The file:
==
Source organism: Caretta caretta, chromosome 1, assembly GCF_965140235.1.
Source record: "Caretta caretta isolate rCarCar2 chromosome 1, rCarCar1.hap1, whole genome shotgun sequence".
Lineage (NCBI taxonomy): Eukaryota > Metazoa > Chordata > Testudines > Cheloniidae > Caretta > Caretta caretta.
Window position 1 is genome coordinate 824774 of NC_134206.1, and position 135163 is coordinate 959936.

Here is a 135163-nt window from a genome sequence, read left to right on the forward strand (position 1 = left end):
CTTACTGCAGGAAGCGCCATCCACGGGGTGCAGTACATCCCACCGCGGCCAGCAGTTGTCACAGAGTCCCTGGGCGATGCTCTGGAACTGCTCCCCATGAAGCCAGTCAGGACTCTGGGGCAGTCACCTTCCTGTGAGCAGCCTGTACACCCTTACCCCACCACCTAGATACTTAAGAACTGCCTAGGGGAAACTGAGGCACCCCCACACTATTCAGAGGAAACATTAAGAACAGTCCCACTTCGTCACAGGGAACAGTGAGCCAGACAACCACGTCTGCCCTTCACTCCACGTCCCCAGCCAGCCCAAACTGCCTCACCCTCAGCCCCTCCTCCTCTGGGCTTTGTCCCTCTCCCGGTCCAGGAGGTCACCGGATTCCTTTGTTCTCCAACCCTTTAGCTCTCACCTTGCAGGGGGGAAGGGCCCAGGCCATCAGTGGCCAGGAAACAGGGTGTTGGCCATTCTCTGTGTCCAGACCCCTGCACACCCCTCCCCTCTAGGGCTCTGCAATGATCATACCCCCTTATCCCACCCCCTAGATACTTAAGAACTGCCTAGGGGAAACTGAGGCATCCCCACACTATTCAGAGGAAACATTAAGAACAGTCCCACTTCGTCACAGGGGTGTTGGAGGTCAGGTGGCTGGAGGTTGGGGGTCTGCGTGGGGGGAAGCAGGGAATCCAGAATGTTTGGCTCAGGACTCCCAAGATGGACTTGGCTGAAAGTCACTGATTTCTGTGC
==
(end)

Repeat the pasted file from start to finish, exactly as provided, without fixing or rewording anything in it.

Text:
Source organism: Caretta caretta, chromosome 1, assembly GCF_965140235.1.
Source record: "Caretta caretta isolate rCarCar2 chromosome 1, rCarCar1.hap1, whole genome shotgun sequence".
Lineage (NCBI taxonomy): Eukaryota > Metazoa > Chordata > Testudines > Cheloniidae > Caretta > Caretta caretta.
Window position 1 is genome coordinate 824774 of NC_134206.1, and position 135163 is coordinate 959936.

Here is a 135163-nt window from a genome sequence, read left to right on the forward strand (position 1 = left end):
CTTACTGCAGGAAGCGCCATCCACGGGGTGCAGTACATCCCACCGCGGCCAGCAGTTGTCACAGAGTCCCTGGGCGATGCTCTGGAACTGCTCCCCATGAAGCCAGTCAGGACTCTGGGGCAGTCACCTTCCTGTGAGCAGCCTGTACACCCTTACCCCACCACCTAGATACTTAAGAACTGCCTAGGGGAAACTGAGGCACCCCCACACTATTCAGAGGAAACATTAAGAACAGTCCCACTTCGTCACAGGGAACAGTGAGCCAGACAACCACGTCTGCCCTTCACTCCACGTCCCCAGCCAGCCCAAACTGCCTCACCCTCAGCCCCTCCTCCTCTGGGCTTTGTCCCTCTCCCGGTCCAGGAGGTCACCGGATTCCTTTGTTCTCCAACCCTTTAGCTCTCACCTTGCAGGGGGGAAGGGCCCAGGCCATCAGTGGCCAGGAAACAGGGTGTTGGCCATTCTCTGTGTCCAGACCCCTGCACACCCCTCCCCTCTAGGGCTCTGCAATGATCATACCCCCTTATCCCACCCCCTAGATACTTAAGAACTGCCTAGGGGAAACTGAGGCATCCCCACACTATTCAGAGGAAACATTAAGAACAGTCCCACTTCGTCACAGGGGTGTTGGAGGTCAGGTGGCTGGAGGTTGGGGGTCTGCGTGGGGGGAAGCAGGGAATCCAGAATGTTTGGCTCAGGACTCCCAAGATGGACTTGGCTGAAAGTCACTGATTTCTGTGC